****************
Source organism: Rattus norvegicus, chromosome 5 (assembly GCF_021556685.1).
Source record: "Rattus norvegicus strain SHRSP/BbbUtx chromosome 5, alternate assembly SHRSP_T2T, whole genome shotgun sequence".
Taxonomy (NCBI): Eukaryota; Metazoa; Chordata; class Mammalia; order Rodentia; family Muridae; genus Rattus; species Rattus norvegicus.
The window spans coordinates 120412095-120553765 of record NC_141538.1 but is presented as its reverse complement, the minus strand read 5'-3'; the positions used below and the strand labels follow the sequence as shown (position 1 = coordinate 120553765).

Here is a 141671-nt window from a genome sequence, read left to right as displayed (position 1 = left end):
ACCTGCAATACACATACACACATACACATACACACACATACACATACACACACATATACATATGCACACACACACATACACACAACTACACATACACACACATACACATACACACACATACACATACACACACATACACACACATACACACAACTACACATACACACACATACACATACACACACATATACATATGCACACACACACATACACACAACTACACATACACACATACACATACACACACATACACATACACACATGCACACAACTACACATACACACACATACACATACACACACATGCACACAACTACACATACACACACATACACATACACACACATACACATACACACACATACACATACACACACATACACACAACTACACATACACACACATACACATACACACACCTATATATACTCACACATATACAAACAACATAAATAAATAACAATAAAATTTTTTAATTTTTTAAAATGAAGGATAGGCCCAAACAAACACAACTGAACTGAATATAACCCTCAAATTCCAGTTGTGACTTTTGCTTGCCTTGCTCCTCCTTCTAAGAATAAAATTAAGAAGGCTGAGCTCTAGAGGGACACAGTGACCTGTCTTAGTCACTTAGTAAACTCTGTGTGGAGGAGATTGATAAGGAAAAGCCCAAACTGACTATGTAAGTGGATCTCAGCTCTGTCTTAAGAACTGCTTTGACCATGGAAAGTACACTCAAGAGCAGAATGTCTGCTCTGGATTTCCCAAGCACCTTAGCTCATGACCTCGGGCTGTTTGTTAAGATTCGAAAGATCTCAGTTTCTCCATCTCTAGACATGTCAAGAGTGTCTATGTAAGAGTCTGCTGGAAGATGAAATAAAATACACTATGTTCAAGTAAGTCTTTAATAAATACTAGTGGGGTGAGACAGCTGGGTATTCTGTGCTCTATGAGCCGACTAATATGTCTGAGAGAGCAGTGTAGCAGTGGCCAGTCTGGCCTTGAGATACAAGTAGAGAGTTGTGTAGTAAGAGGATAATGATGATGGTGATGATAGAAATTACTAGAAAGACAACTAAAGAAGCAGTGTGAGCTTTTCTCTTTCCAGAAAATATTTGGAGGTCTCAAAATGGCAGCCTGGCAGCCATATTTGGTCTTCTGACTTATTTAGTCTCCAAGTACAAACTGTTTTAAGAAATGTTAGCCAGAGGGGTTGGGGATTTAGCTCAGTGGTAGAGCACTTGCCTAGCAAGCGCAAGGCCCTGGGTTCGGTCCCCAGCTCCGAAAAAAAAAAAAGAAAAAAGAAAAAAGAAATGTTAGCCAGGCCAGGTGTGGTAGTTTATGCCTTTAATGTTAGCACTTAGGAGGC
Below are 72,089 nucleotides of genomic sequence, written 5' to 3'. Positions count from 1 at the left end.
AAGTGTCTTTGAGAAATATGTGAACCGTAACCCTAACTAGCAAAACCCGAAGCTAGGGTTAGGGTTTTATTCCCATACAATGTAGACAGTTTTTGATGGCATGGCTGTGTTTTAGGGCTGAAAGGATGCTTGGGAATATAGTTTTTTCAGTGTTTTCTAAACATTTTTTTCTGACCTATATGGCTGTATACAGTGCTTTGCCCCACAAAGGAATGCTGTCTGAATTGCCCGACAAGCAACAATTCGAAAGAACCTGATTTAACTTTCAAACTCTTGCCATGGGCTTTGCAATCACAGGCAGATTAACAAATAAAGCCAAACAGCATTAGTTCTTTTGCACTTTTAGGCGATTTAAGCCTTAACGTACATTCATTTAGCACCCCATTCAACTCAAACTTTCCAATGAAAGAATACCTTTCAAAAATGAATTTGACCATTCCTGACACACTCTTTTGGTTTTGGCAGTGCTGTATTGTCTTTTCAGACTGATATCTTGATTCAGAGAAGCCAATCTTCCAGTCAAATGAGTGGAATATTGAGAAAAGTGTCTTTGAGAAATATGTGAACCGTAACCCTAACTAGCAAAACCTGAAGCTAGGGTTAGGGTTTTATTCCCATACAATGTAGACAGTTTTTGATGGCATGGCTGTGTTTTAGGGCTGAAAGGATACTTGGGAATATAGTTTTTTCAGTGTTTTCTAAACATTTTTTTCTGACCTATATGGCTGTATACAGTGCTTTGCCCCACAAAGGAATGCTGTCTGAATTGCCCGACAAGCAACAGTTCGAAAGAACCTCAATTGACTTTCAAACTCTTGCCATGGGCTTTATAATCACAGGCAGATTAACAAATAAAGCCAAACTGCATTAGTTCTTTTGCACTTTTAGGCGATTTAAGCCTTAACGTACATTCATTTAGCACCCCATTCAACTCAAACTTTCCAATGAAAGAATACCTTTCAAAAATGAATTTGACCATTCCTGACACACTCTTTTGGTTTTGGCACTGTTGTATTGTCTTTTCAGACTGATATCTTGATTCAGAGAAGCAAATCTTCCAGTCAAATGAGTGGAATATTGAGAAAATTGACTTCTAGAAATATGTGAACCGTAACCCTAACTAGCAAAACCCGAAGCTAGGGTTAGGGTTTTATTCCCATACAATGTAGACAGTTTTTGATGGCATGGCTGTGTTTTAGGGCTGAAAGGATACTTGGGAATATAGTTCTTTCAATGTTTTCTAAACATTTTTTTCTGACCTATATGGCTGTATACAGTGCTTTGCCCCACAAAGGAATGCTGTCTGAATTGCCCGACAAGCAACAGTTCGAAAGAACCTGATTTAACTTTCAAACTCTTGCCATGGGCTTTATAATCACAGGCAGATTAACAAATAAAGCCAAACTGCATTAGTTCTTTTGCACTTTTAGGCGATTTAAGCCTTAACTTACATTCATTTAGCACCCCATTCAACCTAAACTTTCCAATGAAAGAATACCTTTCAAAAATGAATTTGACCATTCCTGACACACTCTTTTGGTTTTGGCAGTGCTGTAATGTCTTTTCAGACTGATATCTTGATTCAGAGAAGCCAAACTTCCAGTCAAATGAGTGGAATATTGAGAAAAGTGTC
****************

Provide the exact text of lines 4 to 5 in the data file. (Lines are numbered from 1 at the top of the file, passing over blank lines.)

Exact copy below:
The window spans coordinates 120412095-120553765 of record NC_141538.1 but is presented as its reverse complement, the minus strand read 5'-3'; the positions used below and the strand labels follow the sequence as shown (position 1 = coordinate 120553765).

Here is a 141671-nt window from a genome sequence, read left to right as displayed (position 1 = left end):